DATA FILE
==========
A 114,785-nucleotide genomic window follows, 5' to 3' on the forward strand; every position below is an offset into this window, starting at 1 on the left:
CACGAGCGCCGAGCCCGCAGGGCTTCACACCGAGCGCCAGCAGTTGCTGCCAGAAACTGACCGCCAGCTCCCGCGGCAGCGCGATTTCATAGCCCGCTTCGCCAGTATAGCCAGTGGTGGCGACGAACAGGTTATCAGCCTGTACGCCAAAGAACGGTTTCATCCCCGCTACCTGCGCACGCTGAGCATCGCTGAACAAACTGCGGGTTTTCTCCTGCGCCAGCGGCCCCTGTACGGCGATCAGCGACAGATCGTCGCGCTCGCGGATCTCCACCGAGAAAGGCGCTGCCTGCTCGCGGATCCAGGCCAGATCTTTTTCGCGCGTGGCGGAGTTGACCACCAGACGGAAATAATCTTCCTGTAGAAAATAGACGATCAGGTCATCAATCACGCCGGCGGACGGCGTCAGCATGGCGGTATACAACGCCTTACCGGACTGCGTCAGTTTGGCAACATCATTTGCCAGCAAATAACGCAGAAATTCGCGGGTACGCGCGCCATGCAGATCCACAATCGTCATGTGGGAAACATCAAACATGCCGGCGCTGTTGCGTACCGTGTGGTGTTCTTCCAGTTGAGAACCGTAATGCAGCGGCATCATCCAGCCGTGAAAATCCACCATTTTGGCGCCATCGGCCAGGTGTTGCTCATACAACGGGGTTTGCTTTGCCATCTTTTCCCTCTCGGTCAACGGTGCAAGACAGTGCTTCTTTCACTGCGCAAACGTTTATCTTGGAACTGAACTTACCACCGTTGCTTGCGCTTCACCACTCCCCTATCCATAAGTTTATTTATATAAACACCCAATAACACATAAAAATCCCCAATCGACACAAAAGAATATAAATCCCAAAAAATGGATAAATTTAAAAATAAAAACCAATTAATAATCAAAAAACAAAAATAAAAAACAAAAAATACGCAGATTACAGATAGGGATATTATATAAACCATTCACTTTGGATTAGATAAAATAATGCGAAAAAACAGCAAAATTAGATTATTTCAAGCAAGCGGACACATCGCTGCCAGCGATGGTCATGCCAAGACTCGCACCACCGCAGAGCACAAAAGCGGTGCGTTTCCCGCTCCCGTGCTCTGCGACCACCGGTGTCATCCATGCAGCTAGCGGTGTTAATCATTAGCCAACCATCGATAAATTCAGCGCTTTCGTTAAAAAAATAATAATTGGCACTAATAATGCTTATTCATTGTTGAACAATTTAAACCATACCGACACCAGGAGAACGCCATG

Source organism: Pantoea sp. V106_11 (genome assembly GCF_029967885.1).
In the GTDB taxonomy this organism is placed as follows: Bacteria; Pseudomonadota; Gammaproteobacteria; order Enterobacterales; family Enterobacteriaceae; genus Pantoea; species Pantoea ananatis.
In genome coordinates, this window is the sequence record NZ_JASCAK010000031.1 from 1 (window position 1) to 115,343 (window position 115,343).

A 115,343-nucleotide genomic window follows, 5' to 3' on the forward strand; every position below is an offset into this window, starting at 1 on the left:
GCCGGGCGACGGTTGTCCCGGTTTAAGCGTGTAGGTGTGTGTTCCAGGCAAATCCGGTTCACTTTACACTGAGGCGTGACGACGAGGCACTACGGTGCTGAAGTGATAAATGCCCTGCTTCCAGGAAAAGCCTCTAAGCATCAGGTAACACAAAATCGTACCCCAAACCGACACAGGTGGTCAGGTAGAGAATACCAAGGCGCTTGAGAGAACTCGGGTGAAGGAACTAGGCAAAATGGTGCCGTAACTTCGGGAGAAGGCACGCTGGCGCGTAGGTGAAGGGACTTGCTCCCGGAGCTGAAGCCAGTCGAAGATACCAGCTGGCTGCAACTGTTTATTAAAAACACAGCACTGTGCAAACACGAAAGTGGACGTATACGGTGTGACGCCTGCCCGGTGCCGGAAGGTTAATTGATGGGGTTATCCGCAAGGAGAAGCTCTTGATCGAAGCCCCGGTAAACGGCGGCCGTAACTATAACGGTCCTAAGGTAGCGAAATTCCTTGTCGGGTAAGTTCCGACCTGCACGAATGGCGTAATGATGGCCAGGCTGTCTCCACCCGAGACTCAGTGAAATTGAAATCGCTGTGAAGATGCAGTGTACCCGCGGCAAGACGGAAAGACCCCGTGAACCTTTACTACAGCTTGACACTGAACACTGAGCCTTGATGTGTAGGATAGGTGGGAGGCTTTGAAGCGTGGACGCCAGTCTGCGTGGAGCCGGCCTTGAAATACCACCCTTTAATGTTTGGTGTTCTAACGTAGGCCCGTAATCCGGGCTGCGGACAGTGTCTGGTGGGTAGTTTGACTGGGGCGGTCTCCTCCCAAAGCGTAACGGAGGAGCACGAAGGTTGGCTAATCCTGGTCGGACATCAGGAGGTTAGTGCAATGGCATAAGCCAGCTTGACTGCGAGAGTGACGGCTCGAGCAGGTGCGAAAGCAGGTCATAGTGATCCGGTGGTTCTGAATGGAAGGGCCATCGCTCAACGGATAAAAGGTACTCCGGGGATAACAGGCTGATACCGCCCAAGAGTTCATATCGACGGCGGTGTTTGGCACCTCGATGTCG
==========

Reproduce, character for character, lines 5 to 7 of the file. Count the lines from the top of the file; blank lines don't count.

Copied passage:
In genome coordinates, this window is the sequence record NZ_JASCAK010000031.1 from 1 (window position 1) to 115,343 (window position 115,343).

A 115,343-nucleotide genomic window follows, 5' to 3' on the forward strand; every position below is an offset into this window, starting at 1 on the left:
GCCGGGCGACGGTTGTCCCGGTTTAAGCGTGTAGGTGTGTGTTCCAGGCAAATCCGGTTCACTTTACACTGAGGCGTGACGACGAGGCACTACGGTGCTGAAGTGATAAATGCCCTGCTTCCAGGAAAAGCCTCTAAGCATCAGGTAACACAAAATCGTACCCCAAACCGACACAGGTGGTCAGGTAGAGAATACCAAGGCGCTTGAGAGAACTCGGGTGAAGGAACTAGGCAAAATGGTGCCGTAACTTCGGGAGAAGGCACGCTGGCGCGTAGGTGAAGGGACTTGCTCCCGGAGCTGAAGCCAGTCGAAGATACCAGCTGGCTGCAACTGTTTATTAAAAACACAGCACTGTGCAAACACGAAAGTGGACGTATACGGTGTGACGCCTGCCCGGTGCCGGAAGGTTAATTGATGGGGTTATCCGCAAGGAGAAGCTCTTGATCGAAGCCCCGGTAAACGGCGGCCGTAACTATAACGGTCCTAAGGTAGCGAAATTCCTTGTCGGGTAAGTTCCGACCTGCACGAATGGCGTAATGATGGCCAGGCTGTCTCCACCCGAGACTCAGTGAAATTGAAATCGCTGTGAAGATGCAGTGTACCCGCGGCAAGACGGAAAGACCCCGTGAACCTTTACTACAGCTTGACACTGAACACTGAGCCTTGATGTGTAGGATAGGTGGGAGGCTTTGAAGCGTGGACGCCAGTCTGCGTGGAGCCGGCCTTGAAATACCACCCTTTAATGTTTGGTGTTCTAACGTAGGCCCGTAATCCGGGCTGCGGACAGTGTCTGGTGGGTAGTTTGACTGGGGCGGTCTCCTCCCAAAGCGTAACGGAGGAGCACGAAGGTTGGCTAATCCTGGTCGGACATCAGGAGGTTAGTGCAATGGCATAAGCCAGCTTGACTGCGAGAGTGACGGCTCGAGCAGGTGCGAAAGCAGGTCATAGTGATCCGGTGGTTCTGAATGGAAGGGCCATCGCTCAACGGATAAAAGGTACTCCGGGGATAACAGGCTGATACCGCCCAAGAGTTCATATCGACGGCGGTGTTTGGCACCTCGATGTCG